To select the best ice fishing line for your favorite presentations, consider the seven core performance properties of fishing line, which can be broken into two groups: strength and control. Knot strength, tensile strength, abrasion resistance, and shock strength fall into the strength category, while limpness, visibility, and stretch are considered elements of control.
Jigging lures are great for attracting fish from a distance, then triggering them to bite. They can be divided into three basic categories: (1) flash lures like the Northland Buck-Shot Rattle Spoon, Swedish Pimple, and Lindy Rattl'n Flyer Spoon; (2) swimming lures like the Jigging Rapala, Northland Air-Plane Jig and Puppet Minnow, Lindy Darter, and Salmo Chubby Darter; and (3) standard leadhead jigs.
Flash Lures — To fish a flash lure, use your wrist and lower arm to raise the lure with a sharp 1- to 2-foot lift of the rod tip. Quickly return the rod tip to its original position, allowing the spoon to flutter and flash its way back down to its starting point.
Keep in mind that there are different styles of flash lures. Some, like the Acme Kastmaster, are slim, straight, shiny slices of metal that flutter slowly on the fall. Others are bent pieces of lead, which are heavier for their dimensions and fall much faster.
Shape is likewise important to a spoon's flutters and fall rate. Short, wide-bodied spoons fall more slowly and yield a different action, flash, and vibration than slender designs. Rattles enhance the spoon's audio output and can help bring in fish from afar, but such sonic add-ons are often reserved for heavy, fast-falling lures.
Each of the different styles offers advantages, provided you match its performance characteristics to the mood of the fish you're after.
Swimming Lures — Swimming lures are fished with jigging motions much like flash lures, but the resulting action is different, as the lure darts upward, then swims outward — often in a circular pattern — before gliding to rest in its original position. Most often, swimming lures are fished without any kind of bait attached.
You can also fish a swimming lure by jigging it in place with short up-and-down rod tip movements. When fishing in such a manner, it's often productive to nose- or skull-hook a whole minnow on one of the treble tines for added attraction.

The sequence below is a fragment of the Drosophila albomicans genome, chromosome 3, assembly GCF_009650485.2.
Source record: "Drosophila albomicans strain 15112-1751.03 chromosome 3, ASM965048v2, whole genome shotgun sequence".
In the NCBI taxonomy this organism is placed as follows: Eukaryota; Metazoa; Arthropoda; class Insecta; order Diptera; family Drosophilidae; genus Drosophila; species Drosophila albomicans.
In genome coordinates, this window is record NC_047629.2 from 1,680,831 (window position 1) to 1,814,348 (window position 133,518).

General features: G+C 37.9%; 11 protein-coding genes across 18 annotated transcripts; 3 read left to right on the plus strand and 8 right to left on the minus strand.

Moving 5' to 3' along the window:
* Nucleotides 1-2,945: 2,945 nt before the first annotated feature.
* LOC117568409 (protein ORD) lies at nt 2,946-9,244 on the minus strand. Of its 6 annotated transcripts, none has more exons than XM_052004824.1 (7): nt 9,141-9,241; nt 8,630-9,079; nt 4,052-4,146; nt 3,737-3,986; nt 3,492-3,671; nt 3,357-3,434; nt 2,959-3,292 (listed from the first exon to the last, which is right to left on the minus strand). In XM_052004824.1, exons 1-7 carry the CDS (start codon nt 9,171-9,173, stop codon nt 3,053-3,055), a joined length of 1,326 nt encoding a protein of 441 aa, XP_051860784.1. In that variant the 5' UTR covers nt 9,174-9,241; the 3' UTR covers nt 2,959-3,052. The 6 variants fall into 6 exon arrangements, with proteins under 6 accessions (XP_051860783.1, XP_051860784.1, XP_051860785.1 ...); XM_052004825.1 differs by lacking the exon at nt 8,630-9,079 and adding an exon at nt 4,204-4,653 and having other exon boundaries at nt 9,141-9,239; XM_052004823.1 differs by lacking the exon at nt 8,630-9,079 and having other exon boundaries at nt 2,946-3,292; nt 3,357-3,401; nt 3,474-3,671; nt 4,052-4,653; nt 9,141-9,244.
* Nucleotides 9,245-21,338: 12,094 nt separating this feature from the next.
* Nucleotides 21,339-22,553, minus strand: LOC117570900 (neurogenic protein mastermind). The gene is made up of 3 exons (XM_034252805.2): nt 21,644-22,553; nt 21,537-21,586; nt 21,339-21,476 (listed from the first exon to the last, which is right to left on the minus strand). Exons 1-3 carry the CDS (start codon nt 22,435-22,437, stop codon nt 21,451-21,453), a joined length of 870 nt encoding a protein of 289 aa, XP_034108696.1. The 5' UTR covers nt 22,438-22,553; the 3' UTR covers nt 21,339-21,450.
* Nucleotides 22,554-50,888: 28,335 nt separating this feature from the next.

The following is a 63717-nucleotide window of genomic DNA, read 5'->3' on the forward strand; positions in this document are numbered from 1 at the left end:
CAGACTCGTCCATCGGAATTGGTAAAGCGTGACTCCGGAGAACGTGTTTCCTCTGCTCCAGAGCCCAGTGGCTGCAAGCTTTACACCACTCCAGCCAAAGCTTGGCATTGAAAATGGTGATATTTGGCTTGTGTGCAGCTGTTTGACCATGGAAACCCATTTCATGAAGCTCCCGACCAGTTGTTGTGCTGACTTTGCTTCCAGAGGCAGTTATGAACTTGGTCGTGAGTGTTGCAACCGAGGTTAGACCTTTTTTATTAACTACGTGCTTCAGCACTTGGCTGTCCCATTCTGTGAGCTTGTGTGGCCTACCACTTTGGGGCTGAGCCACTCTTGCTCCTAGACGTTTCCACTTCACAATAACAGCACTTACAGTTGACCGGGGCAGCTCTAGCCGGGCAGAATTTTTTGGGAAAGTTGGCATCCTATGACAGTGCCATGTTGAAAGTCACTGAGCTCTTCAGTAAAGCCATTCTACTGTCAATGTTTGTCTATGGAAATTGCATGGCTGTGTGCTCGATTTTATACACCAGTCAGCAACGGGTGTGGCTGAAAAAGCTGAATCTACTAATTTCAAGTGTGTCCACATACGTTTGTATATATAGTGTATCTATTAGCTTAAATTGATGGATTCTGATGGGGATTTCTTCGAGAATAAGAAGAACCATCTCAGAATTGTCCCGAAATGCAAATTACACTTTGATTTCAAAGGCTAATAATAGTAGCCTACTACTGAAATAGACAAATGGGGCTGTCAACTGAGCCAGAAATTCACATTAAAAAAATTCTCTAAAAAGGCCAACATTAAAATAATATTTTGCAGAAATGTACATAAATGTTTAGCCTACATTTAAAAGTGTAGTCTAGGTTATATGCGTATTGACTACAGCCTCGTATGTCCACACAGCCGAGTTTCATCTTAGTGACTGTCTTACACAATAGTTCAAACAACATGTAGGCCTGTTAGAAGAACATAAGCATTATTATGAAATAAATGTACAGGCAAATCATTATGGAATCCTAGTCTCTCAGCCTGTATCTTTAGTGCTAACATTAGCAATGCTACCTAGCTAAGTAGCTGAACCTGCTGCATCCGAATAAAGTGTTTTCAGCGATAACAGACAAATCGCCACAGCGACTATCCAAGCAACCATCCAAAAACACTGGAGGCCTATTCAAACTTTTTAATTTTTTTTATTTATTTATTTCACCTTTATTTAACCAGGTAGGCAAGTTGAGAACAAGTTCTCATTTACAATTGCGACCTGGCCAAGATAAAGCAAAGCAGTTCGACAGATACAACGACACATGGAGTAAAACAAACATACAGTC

Leadhead Jigs — Basic leadheads are often tipped with supple soft plastics or natural baits such as cut-up minnow portions, a live minnow, dead minnow, or selection of waxworms.
Jigs tipped with plastic or cut minnow parts can be jigged aggressively with 1- to 2-foot rod lifts. However, if you tip with a whole minnow hooked through the lips or the back near the dorsal fin, remember to lift the jig instead of jigging it aggressively. Gently raise it a foot or two, and then let it flash and flutter back to its original position.
Advances in lures, shelters, sonar, and apparel have gotten plenty of attention on the ice fishing scene in recent years, but one of the oldest tools of the trade remains a deadly part of successful hardwater strategies — the humble float.
Floats — or bobbers — serve many purposes on the ice, and most importantly, can often help you catch more fish.
For example, when finicky fish flare away at the slightest movement of your bait, a float can hold the rig still enough to trigger strikes. This is especially true in windy conditions, when arctic gusts buffet your line or spring bobber, making it impossible to keep the jig from fidgeting.
Bobbers are also a boon when you need to get your bait back to a specific depth, particularly if you're fishing without sonar. They excel when fish are close to the bottom of the ice, too, such as in extremely shallow water, or when the fish are cruising just beneath the icepack. You can also use a slow-sinking, over-weighted float to vertically troll the water column on the hunt for suspended fish.